Social Networks and the Relationship Life Cycle: Myths and Realities shows how to use social networks to lower the costs of the four stages of developing relationships.
Contradictions Abound—What Seems New Is Ancient—Sorting through the Clutter to Create Value
Digital social networks are transforming every field of human endeavor, from society and romance to politics and business. This is happening because they change the economics of how people discover, develop and maintain relationships. Although some will argue this point, we humans share with other animals the propensity to take more of something desirable when given the chance, and social networks enable us to have more relationships.
However, as I predicted in the Web 2.0 Adoption Curve, 2009-2015, there will be a significant backlash against social networks during 2009-2010 because the market’s perceived value of social networks is much higher than its skill with the tools. This will result in inflated expectations and ensuing disappointments. Most executives are distracted by social networks’ strangeness and features, and they miss the obvious, that social networks offer a quantum leap in productivity for developing and managing relationships. Much of the market will reject social networks as a fad and will sit on the sidelines during the Failure & Disappointment part of the adoption curve. However, people and companies that understand the real proposition will develop a rare competitive advantage while competitors are snoozing.
Social Networks Myths and Realities
I have advised several companies and hundreds of individuals on using LinkedIn, Facebook, Twitter and others over the past three years, so I have a large sample of helping pioneers to create business value from social networks. I see numerous patterns and myths distract people from realizing value. Here is a sample:
|Social networks are power tools; just push the button and you can sell more easily||Social networks are a means to developing relationships, which is hard work|
|Social networks are a technology that will drastically improve productivity||Social networks are technology tools, but their value lies in trusted relationships, which have nothing to do with technology|
|Having a lot of friends, followers, connections will get me a job or new clients||The number is less important than building your network with purpose and engaging your network in your goals|
|Hollywood stars, sports figures and politicians are using social networks, so I should use them, too||Celebrities are probably more clueless than average people about how to use social networks; they draw attention but serve as poor examples for most firms and people|
|Social networks are a waste of time, people do such stupid things like polls and games||Disruptive innovations require experimentation; social networks make interaction transparent; listen to people in break rooms and picnics; much of the content is goofing around|
|Social networks lead to more shallow relationships||Social networks are tools for relationship building whose results depend on their users|
|Social networks are addictive and dangerous||Humans can get addicted to anything, including social networks|
A Mass of Contradiction
Social networks are eerie for some people because they digitize a part of something very personal, how people conduct their relationships. The behaviors are old (what’s more basic than creating relationship?), yet digital social networks are new (how do the tools work?). Yes, they are technology tools, but they merely automate some aspects of how people make and manage relationships. Most people are unaware of how they create and manage relationships offline, yet they must approach relationships with more purpose if they are to leverage the value from social networks.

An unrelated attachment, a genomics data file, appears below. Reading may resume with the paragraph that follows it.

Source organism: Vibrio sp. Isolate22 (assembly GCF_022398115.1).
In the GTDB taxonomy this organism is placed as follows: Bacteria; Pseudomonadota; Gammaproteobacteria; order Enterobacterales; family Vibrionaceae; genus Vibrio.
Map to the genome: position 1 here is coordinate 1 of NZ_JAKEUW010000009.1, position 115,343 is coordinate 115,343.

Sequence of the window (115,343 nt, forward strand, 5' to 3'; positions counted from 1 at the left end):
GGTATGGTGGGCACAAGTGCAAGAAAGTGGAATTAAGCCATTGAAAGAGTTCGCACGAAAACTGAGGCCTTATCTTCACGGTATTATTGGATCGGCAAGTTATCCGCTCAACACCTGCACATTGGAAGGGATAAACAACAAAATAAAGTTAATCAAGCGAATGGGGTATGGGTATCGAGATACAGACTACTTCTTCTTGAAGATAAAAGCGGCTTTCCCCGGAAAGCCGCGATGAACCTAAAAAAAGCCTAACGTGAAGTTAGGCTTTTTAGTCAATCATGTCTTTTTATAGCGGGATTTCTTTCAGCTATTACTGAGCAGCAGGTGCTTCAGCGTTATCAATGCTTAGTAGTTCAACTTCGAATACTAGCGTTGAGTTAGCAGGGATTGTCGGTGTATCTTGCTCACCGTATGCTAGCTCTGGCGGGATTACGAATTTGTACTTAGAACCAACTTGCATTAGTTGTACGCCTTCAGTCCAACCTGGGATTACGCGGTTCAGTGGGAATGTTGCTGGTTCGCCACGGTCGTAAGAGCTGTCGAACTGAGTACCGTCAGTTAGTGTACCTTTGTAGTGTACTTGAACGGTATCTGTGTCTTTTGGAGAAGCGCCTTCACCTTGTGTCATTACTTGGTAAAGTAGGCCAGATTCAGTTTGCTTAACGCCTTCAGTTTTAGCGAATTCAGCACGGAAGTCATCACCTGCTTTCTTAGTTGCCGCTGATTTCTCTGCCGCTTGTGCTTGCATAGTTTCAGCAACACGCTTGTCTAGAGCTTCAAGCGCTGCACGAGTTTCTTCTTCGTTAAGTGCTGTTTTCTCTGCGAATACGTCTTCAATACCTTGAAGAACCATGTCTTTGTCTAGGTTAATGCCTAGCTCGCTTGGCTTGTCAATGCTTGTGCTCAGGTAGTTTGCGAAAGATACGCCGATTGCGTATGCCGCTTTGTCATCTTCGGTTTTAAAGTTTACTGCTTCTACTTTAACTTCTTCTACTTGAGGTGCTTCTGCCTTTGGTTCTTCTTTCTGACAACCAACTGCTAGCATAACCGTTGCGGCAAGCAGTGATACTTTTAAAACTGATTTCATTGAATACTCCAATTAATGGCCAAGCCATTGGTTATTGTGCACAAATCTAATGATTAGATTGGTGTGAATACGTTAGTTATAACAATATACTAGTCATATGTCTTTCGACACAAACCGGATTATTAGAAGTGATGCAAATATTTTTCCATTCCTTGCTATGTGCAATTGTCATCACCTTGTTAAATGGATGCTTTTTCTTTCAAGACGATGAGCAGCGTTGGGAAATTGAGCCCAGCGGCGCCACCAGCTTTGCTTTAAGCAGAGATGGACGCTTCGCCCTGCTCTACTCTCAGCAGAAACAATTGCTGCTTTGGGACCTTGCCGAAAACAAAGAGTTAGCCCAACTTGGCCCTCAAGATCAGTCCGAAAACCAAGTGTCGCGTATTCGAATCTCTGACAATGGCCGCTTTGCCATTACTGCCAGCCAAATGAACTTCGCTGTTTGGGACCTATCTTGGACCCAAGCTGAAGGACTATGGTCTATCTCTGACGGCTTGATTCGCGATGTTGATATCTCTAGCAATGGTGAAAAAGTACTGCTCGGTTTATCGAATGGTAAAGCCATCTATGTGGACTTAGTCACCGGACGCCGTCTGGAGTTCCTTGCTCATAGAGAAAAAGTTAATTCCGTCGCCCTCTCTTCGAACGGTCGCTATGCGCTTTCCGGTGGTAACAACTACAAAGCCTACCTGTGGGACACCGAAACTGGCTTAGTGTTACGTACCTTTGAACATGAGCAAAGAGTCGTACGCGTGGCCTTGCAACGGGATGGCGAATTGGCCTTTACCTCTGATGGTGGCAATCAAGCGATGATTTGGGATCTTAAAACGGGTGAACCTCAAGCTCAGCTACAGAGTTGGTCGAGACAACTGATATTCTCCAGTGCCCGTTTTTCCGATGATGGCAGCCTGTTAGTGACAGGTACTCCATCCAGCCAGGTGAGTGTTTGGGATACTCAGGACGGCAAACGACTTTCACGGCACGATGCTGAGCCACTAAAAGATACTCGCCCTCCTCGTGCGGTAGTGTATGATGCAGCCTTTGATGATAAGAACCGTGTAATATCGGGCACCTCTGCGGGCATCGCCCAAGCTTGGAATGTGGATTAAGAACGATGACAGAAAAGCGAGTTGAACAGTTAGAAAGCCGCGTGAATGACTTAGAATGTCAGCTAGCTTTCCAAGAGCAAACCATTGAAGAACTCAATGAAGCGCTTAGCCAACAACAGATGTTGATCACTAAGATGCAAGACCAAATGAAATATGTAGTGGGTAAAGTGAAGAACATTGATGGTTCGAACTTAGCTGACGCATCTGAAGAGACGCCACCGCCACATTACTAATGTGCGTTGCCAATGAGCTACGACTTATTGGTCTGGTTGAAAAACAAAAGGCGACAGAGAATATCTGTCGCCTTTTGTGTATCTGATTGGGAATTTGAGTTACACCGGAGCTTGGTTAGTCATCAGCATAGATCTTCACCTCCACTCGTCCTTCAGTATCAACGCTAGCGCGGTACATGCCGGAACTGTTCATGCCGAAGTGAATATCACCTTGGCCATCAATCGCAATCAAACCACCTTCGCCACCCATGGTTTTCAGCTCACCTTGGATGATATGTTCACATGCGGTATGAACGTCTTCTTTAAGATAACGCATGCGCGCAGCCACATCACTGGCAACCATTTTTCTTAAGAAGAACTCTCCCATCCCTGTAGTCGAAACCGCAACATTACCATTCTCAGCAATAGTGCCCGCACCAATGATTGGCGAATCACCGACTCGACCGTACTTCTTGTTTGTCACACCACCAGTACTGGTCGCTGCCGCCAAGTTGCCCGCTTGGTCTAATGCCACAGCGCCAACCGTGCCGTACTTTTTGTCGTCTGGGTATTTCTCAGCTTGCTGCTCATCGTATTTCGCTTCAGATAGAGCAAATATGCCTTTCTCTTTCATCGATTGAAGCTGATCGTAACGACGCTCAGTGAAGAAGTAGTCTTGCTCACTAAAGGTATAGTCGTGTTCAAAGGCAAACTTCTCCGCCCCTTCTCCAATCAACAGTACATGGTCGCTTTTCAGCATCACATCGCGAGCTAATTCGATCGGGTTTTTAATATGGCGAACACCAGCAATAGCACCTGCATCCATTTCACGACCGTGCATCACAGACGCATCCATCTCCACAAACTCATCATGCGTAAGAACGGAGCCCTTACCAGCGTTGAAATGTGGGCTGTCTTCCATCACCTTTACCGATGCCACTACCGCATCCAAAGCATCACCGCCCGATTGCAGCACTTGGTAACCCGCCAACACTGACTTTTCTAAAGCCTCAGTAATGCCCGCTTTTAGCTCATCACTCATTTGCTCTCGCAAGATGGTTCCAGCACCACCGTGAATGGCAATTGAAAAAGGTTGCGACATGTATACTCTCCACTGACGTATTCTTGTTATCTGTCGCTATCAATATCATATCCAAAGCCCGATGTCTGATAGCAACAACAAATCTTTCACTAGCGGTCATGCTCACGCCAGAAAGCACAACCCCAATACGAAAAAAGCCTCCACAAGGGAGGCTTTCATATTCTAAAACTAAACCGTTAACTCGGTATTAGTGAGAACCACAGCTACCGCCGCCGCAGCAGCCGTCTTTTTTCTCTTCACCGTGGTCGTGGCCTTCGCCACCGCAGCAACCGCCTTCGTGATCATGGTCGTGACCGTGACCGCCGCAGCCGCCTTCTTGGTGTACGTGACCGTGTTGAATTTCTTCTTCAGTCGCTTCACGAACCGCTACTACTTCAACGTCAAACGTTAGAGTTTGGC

The stakes are high. The firms that use social networks to reduce their sales cycle Discovery process by (roughly) 30% will have a significant competitive advantage. I predict similar benefits after Discovery in the business development cycle.
This revolution in communication is similar in scope to Ford’s invention of the assembly line for fabrication.
The Relationship Life Cycle
Relationship building rarely gets enough attention in discussions about social networks, so I’ll emphasize it here. What hasn’t changed is that you get out of relationship building what you put into it. If you use a superficial approach, you will develop superficial relationships. One of the most uncanny things about social networks is that they make private things public, they increase transparency of relationship building.
The Relationship Life Cycle
- Discovery: with whom should I connect and why?
- Invitation: I found someone I’m interested in, how do I initiate a relationship?
- Building: how do I develop a relationship?
- Management: how do I keep up my relationship?
For virtually all of human existence, we did not choose our relationships; they were a function of proximity (more on this here). Family, location and social standing pre-determined with whom we interacted and how. Today, we have unprecedented choice, but that confronts us with deciding whom want as connections, finding them and building relationships. Building relationships has never been easy, and few people are good at it because they haven’t had to be since social structure determined connection. Digital social networks make this easier but more explicit. For example, you have a colleague you’d like to ask out for a drink, so you ask him/her and this is successful or not. Your request takes a moment, and you are largely unaware of it. In a social network, you record your request in writing or other means, and this is more explicit.
How Social Networks Affect the Life Cycle
- Discovery is getting much easier. As people have more interactions on digital social networks, they are easier to find based on specific search criteria. If you are looking for prospects who have specific business challenges, it can help you to find them when they talk about their problems in blog posts or responses of LinkedIn Answers.